Yes the plaster heats up a lot! we did the same process and got a really good mold but someone else destroyed it after pouring polyester resin in it. We had to break the plaster mold to get the polyester resin face out =(
Agreed. For claustrophobic models I may do half the face only.<br>Mold does not really become heavy, it just becomes stiff and does not move with the live person. This is really a problem when I cast the diaphragm (belly) which must move as we breathe. (It took a while to learn how!) And since I use a direct-plaster method, which is not safe for inexperienced workers, I will not give an Instructable lesson. My website shows/tells as much as I am comfortable revealing. <br>By the way, you can simply dispense with the costly alginate and make great lifecasts with only the bandage. There are plenty of tricks with it too, but worth a try.
Paper cones or straws risk being jammed into the nose and just the slightest touch may make model sneeze. I work without them, and am very careful moving the algy around the lower nose to keep nostrils open.
Well you are right but not everyone is experienced enough and I don't think people who just needs to do it once would do few try outs before they actually did it. Paper may be a bit risky but straw would be enough I guess?
Not wanting to argue, but whoever comes to Instructables should see a simple but best-procedures technique. You are a beginner.. but, you were brave enough to post this, and i was not! <br>Merely touching a short straw may make most people sneeze, possibly ruining the mask.
Well they say &quot;share what you make&quot; and I don't think it is bad to add beginner leveled instructables =) There are not many alginate mold (face) instructables in here and with people like you to comment on we could learn where we went wrong or where we could have done better =) which is a rare chance to get in real life =D I don't have any sculptors around me who could give advice like you did =)
You got your face, and your model is okay, so - success! I will just say that at ALI we have looked at every step of this procedure and there are better ways to do most of them, if you are interested in the quickest, cheapest, safest path.
Well I'm a student still learning =) I edited and wrote that people should read the comments before going on with the procedure =) Thank you for your comments, they were really helpful.
What do we see on the cheek at right on the last picture?<br>Very interested what is in the open mouth to form that flat plane.
That is the cotton that I sticked into the ear<br>And I put a napkin into her mouth cause I didn't need teeth, I am going to drill that part =)
I see artist is a lady not a man, pardon me. Plaster can be mixed thick, just right, or thin.. It grows thicker as it starts to set up. So mixing it just right gives you a thin, pourable fluid, and after a while it gets thick enough to start to stay where you slush it. These faces are generally cast hollowed, not solid, because the weight of that much plaster deforms the mother mold. <br>Air bubble holes are wetted and filled with a thimble-ful of plaster in one step, and sculpted with a brush or sponge or - whatever.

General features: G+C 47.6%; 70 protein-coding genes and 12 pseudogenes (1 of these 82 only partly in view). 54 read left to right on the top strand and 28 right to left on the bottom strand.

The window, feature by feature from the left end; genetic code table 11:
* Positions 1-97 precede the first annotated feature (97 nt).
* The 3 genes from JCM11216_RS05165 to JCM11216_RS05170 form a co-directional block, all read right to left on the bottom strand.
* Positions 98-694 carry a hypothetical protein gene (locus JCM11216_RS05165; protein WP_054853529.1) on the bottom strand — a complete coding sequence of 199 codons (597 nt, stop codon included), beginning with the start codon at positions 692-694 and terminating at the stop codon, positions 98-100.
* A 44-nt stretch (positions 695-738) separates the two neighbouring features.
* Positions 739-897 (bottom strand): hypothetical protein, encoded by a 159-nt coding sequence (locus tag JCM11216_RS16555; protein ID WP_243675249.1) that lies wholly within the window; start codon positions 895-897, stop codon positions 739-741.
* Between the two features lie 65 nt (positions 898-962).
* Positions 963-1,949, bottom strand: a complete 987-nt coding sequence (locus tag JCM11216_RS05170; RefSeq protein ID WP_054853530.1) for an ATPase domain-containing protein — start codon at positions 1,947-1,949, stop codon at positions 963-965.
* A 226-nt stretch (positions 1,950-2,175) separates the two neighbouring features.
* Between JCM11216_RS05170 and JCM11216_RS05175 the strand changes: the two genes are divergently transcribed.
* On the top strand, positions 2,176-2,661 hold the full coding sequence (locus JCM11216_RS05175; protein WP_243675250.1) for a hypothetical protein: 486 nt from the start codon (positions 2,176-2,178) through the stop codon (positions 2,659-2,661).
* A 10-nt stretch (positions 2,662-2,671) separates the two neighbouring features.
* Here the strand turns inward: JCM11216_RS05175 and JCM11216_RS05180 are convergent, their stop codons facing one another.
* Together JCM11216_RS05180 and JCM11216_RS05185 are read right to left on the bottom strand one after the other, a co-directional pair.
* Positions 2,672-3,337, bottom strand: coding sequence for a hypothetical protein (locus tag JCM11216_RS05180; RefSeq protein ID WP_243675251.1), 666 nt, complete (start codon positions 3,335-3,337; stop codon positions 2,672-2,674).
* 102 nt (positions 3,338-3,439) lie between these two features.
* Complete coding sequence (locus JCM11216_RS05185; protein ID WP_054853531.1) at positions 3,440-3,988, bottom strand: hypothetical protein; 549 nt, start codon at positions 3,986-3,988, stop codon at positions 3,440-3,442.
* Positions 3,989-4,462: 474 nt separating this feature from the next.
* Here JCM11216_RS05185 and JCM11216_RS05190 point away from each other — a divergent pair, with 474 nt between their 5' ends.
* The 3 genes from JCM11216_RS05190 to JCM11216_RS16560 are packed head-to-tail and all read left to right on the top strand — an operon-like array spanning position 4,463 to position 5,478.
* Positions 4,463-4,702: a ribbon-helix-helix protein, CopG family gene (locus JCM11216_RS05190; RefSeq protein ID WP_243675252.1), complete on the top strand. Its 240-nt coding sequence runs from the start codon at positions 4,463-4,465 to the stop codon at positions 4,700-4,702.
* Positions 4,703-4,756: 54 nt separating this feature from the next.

Rather than cotton balls in the ears, try this: Use a paper towel to clean vaseline from hands. Tear off a small bit of greasy paper and ball it up and put in ear. You'll see why.
I'll do that the next time I take a mold =) thanks!
This does show the algy sticking with the mother mold as he removes it. Trust me, it doesn't always, without the fiber as I described.
This shows huge amounts of algy spread on the table next to the head - wasted. I think he's working too thick. Alginate should be thick enough to spread easily but not so thin as to pour off the model. Our artist has not gotten into the careful ratio of water to alginate, but it is a study in itself and not to be guessed at. It should be easy to move algy into the ears where it will grasp that paper towel i mentioned.
I just didn't want to risk not getting it into the ears so probably I made it thinner than it should have been =) I really am not an experienced sculptor or anything =) it was my second try to use alginate =D
Opinion is divided on this. Most people lightly press some sort of fiber into the still-sticky alginate, forming a hairy surface so that 'mother mold' of plaster or plaster gauze will lock to it. If getting both ears, this shown way might be best, so mother mold is free to part from alginate.<br> Plaster gauze is not merely dipped (in warm water), it should be 'smushed' to make its plaster a thick liquid. I prefer painting some real plaster on the hairy algy surface because poking the delicate algy mask is bad and i want a good surface to lay bandage on. I think you need around six layers of bandage to have a strong enough mother-mold.
did your diferent alginat layers stick together ?
Quoting from danzo321 &quot; If you mix some baking soda with water and swab it on the old, the new will stick better.&quot; So if you are going to do it all by yourself buy baking soda beforehand =) but I really really suggest you find help and just make it on the first try.
Yes they did =) that was a risk to take but they did. Though if you are not going to use plaster bandages to support them I suggest you not to to it like I did.
Not to rain on Giritberen's parade but I am an extremely experienced lifecaster and I feel the need to comment on some of his procedures. http://www.lifecast-art.com<br>dan
*her ;) wow I wish I had seen this website before I did this, it would have been really helpful! And feel free to comment I would be lucky to read critics from an experienced lifecaster =)
Fascinating! Thanks for sharing!

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Bio: Sabanci University visual arts graduate